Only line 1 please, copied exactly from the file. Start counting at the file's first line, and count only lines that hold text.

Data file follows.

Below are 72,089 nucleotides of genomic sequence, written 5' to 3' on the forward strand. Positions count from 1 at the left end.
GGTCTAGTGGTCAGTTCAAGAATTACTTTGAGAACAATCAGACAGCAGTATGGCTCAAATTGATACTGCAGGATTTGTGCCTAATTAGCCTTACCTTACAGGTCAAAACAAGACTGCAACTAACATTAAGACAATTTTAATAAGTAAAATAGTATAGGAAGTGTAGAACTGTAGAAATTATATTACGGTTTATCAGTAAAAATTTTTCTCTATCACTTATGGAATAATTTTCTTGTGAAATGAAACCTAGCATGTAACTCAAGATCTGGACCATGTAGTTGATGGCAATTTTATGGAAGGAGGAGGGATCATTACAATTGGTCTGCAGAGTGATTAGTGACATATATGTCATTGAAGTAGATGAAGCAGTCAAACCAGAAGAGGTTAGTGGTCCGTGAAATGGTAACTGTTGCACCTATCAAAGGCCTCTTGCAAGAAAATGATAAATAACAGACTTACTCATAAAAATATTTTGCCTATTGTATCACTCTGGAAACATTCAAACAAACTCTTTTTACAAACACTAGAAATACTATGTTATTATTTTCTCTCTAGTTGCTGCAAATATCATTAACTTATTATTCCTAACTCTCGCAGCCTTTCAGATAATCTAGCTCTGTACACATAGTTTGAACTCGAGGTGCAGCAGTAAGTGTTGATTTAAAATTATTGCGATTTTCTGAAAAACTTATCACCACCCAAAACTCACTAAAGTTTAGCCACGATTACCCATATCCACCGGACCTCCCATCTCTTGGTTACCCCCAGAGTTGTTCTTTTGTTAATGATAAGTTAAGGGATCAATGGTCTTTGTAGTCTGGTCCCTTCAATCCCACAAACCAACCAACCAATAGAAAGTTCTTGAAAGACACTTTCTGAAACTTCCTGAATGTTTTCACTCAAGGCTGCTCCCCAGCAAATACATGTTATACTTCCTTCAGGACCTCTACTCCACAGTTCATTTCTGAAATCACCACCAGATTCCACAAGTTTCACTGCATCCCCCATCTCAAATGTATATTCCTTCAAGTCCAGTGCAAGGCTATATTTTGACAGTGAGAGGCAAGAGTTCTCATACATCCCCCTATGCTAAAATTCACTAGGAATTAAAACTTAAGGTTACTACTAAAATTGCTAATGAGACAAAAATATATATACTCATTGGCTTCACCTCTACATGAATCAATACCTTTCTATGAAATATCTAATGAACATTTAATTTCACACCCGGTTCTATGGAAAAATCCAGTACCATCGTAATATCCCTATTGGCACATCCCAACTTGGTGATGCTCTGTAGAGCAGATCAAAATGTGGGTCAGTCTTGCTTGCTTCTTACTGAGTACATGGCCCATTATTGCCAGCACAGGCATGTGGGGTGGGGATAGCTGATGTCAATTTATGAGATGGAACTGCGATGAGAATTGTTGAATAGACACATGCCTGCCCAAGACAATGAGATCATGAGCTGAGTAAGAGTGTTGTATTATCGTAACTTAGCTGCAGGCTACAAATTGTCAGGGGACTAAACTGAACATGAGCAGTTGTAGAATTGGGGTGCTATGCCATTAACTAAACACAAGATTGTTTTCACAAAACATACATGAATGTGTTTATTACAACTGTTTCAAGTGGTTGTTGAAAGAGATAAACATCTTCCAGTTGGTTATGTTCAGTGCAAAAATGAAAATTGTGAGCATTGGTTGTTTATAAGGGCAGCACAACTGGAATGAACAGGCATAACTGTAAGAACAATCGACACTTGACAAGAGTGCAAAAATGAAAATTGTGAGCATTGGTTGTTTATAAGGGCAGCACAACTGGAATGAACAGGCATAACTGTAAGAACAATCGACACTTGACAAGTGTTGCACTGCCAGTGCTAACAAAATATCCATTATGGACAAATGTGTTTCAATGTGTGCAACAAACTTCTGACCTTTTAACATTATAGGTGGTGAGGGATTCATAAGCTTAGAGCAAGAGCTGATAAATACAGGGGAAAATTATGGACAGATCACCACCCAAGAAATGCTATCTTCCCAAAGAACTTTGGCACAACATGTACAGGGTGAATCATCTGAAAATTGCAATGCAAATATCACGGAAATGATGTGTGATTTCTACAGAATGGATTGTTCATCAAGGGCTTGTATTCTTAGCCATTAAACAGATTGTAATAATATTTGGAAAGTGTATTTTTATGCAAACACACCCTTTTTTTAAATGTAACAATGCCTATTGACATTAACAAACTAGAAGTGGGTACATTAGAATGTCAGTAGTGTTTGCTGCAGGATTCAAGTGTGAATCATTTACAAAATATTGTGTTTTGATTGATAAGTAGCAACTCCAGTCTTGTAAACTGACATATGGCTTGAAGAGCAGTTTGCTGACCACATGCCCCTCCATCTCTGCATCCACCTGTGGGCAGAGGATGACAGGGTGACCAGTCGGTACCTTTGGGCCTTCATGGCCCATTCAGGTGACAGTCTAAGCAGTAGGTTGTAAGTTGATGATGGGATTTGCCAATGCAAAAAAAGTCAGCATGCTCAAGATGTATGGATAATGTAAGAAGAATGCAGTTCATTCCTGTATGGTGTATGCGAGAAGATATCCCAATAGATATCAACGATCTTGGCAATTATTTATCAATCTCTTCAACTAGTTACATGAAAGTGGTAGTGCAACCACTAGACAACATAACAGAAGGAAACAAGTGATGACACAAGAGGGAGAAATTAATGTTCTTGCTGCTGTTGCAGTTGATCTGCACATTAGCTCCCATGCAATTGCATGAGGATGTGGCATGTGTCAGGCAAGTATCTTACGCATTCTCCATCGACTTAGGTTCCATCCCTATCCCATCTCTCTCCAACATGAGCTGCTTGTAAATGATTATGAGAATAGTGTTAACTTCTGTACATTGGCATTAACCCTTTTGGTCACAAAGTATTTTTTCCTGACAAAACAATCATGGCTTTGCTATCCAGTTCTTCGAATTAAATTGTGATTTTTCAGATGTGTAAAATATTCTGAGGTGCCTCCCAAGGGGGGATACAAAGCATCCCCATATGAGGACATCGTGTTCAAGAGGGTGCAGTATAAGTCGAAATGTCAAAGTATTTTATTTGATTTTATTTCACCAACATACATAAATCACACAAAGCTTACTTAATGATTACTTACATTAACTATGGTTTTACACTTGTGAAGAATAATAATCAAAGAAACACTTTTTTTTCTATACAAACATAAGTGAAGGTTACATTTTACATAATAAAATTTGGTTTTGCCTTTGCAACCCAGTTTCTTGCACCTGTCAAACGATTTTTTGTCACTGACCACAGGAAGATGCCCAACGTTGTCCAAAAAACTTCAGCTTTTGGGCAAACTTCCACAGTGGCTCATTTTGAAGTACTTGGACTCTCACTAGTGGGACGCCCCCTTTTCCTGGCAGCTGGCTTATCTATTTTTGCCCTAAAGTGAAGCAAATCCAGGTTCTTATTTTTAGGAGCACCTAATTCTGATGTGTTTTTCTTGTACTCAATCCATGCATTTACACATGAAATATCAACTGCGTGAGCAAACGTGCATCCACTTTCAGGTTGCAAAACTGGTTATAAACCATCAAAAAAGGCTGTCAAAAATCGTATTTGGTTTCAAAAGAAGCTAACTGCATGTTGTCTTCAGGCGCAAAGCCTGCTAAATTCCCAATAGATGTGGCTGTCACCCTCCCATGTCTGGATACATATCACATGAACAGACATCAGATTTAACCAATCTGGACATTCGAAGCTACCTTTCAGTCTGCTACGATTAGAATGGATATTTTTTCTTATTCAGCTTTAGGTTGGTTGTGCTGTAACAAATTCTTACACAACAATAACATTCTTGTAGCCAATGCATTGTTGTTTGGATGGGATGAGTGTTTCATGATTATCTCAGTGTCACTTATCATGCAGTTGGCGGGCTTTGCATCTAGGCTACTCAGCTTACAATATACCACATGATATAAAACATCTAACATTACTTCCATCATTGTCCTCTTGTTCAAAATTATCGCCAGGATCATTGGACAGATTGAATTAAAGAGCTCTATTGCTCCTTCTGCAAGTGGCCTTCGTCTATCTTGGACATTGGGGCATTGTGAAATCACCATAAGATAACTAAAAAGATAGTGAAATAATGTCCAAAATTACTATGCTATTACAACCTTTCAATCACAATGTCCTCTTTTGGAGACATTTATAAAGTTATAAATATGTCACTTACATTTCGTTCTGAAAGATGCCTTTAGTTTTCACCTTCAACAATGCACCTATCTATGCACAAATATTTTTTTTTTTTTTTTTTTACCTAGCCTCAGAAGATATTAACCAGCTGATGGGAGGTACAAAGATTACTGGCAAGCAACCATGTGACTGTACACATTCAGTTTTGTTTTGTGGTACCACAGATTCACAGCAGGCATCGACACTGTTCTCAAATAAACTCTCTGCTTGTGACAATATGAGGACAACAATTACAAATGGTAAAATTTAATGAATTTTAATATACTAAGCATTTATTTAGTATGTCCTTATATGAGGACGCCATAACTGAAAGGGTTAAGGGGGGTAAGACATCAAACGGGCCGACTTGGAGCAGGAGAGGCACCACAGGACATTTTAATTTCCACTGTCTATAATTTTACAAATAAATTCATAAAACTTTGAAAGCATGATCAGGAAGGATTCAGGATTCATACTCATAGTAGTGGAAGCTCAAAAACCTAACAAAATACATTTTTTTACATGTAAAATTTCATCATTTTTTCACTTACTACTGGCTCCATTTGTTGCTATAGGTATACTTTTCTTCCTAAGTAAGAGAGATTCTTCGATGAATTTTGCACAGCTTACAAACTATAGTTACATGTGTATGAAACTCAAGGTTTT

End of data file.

Below are 72,089 nucleotides of genomic sequence, written 5' to 3' on the forward strand. Positions count from 1 at the left end.